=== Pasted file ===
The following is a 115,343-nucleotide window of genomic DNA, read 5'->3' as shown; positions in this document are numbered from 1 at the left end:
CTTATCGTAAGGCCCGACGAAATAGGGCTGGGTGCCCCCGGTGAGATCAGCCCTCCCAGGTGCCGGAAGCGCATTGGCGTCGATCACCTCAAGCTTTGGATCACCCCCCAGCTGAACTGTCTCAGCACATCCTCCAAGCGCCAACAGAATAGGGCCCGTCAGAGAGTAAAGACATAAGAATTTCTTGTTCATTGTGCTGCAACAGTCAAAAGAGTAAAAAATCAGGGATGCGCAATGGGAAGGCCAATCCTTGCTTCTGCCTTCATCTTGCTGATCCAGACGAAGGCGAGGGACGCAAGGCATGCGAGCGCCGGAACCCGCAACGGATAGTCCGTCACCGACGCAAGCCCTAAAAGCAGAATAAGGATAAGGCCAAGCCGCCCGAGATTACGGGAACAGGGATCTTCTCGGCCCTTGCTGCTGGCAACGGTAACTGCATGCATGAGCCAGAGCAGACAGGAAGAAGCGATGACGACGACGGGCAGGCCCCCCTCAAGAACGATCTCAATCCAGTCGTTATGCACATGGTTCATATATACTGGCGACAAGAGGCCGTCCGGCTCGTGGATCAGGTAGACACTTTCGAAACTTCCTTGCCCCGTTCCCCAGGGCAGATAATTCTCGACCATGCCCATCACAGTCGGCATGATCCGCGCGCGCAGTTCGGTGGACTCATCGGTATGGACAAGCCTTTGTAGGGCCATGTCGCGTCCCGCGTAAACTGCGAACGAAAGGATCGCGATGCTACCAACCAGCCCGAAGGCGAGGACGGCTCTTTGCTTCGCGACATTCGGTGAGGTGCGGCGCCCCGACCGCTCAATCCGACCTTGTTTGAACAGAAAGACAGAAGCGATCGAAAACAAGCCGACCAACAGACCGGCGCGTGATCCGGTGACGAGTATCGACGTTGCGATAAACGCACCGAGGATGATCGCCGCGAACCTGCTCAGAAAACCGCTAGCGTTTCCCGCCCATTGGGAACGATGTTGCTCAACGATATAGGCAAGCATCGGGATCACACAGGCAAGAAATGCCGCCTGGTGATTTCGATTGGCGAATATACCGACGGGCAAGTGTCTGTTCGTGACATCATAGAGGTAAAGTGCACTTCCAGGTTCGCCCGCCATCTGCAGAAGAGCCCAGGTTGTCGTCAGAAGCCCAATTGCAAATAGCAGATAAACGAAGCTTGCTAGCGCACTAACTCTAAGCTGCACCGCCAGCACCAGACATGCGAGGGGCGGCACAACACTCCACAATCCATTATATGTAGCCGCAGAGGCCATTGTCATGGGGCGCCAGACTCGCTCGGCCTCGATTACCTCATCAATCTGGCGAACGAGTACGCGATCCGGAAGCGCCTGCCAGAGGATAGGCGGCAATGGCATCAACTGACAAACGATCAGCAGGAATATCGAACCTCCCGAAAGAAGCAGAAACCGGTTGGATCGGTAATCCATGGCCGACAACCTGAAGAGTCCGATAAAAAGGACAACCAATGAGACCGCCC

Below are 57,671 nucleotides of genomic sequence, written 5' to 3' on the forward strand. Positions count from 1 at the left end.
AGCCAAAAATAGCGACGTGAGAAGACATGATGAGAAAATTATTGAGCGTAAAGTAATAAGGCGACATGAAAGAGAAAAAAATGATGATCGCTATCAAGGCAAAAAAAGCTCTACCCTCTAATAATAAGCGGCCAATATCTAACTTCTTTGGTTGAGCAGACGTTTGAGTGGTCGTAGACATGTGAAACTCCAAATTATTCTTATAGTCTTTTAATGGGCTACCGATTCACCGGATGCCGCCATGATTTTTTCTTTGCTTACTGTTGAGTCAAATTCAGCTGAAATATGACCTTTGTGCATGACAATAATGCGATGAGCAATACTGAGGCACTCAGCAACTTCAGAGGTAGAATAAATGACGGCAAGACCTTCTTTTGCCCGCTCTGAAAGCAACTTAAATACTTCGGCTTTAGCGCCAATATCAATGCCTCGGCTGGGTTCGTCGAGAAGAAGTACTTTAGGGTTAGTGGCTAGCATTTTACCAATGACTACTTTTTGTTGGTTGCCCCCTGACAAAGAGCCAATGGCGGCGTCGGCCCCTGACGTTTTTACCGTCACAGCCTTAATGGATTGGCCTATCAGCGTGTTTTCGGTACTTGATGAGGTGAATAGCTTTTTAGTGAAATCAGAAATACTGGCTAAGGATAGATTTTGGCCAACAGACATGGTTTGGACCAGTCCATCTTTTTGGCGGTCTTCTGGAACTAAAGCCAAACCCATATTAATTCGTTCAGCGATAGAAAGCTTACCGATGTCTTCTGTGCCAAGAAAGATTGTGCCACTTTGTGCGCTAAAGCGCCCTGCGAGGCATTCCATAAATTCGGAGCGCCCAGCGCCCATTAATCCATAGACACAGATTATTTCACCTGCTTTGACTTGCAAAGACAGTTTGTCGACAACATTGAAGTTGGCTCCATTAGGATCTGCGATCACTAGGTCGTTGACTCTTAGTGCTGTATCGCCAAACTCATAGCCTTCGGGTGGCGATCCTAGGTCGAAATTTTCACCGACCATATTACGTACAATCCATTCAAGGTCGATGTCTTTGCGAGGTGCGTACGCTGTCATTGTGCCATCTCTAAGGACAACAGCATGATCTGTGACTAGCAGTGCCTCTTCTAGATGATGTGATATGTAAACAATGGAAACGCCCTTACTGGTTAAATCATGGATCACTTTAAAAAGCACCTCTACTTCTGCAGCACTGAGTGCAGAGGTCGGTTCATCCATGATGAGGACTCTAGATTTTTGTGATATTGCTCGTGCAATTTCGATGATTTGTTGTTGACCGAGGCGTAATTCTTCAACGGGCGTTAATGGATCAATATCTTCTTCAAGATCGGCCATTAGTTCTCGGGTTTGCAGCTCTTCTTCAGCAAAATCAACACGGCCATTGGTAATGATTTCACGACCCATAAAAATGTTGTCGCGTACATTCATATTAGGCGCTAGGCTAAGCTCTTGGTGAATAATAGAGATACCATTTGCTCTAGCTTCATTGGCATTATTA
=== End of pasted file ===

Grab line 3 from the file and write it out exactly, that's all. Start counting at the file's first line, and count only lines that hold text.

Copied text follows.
Below are 57,671 nucleotides of genomic sequence, written 5' to 3' on the forward strand. Positions count from 1 at the left end.